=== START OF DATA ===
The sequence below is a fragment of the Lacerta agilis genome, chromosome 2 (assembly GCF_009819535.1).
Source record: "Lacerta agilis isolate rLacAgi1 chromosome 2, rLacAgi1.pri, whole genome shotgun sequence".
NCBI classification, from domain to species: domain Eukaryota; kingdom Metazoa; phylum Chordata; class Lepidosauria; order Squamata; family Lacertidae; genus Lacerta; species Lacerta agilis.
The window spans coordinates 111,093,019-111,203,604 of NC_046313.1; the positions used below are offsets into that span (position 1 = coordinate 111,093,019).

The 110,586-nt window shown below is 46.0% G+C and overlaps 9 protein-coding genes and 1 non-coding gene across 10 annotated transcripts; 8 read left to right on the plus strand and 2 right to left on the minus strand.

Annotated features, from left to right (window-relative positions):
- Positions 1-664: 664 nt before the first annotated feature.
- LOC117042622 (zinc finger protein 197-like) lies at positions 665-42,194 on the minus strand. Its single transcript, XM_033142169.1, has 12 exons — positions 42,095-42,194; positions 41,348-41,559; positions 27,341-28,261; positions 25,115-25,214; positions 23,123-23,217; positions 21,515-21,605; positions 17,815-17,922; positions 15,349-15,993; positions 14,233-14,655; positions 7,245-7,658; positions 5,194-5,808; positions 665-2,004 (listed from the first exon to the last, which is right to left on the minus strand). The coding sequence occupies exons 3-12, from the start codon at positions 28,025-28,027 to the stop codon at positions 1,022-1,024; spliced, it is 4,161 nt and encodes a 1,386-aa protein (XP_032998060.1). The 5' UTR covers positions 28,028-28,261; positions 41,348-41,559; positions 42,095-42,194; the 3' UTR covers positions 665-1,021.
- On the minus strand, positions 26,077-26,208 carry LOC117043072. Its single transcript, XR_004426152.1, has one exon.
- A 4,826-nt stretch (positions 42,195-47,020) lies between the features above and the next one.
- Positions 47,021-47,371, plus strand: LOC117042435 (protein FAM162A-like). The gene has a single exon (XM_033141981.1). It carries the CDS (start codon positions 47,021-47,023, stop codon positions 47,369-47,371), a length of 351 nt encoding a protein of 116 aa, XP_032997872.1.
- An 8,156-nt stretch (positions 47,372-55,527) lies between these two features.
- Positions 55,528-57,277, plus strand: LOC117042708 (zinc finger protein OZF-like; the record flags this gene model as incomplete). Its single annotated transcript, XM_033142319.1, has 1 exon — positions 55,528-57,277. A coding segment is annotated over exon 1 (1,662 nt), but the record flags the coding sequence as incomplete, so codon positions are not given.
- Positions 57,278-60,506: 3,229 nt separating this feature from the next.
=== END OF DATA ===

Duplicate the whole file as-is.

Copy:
The sequence below is a fragment of the Lacerta agilis genome, chromosome 2 (assembly GCF_009819535.1).
Source record: "Lacerta agilis isolate rLacAgi1 chromosome 2, rLacAgi1.pri, whole genome shotgun sequence".
NCBI classification, from domain to species: domain Eukaryota; kingdom Metazoa; phylum Chordata; class Lepidosauria; order Squamata; family Lacertidae; genus Lacerta; species Lacerta agilis.
The window spans coordinates 111,093,019-111,203,604 of NC_046313.1; the positions used below are offsets into that span (position 1 = coordinate 111,093,019).

The 110,586-nt window shown below is 46.0% G+C and overlaps 9 protein-coding genes and 1 non-coding gene across 10 annotated transcripts; 8 read left to right on the plus strand and 2 right to left on the minus strand.

Annotated features, from left to right (window-relative positions):
- Positions 1-664: 664 nt before the first annotated feature.
- LOC117042622 (zinc finger protein 197-like) lies at positions 665-42,194 on the minus strand. Its single transcript, XM_033142169.1, has 12 exons — positions 42,095-42,194; positions 41,348-41,559; positions 27,341-28,261; positions 25,115-25,214; positions 23,123-23,217; positions 21,515-21,605; positions 17,815-17,922; positions 15,349-15,993; positions 14,233-14,655; positions 7,245-7,658; positions 5,194-5,808; positions 665-2,004 (listed from the first exon to the last, which is right to left on the minus strand). The coding sequence occupies exons 3-12, from the start codon at positions 28,025-28,027 to the stop codon at positions 1,022-1,024; spliced, it is 4,161 nt and encodes a 1,386-aa protein (XP_032998060.1). The 5' UTR covers positions 28,028-28,261; positions 41,348-41,559; positions 42,095-42,194; the 3' UTR covers positions 665-1,021.
- On the minus strand, positions 26,077-26,208 carry LOC117043072. Its single transcript, XR_004426152.1, has one exon.
- A 4,826-nt stretch (positions 42,195-47,020) lies between the features above and the next one.
- Positions 47,021-47,371, plus strand: LOC117042435 (protein FAM162A-like). The gene has a single exon (XM_033141981.1). It carries the CDS (start codon positions 47,021-47,023, stop codon positions 47,369-47,371), a length of 351 nt encoding a protein of 116 aa, XP_032997872.1.
- An 8,156-nt stretch (positions 47,372-55,527) lies between these two features.
- Positions 55,528-57,277, plus strand: LOC117042708 (zinc finger protein OZF-like; the record flags this gene model as incomplete). Its single annotated transcript, XM_033142319.1, has 1 exon — positions 55,528-57,277. A coding segment is annotated over exon 1 (1,662 nt), but the record flags the coding sequence as incomplete, so codon positions are not given.
- Positions 57,278-60,506: 3,229 nt separating this feature from the next.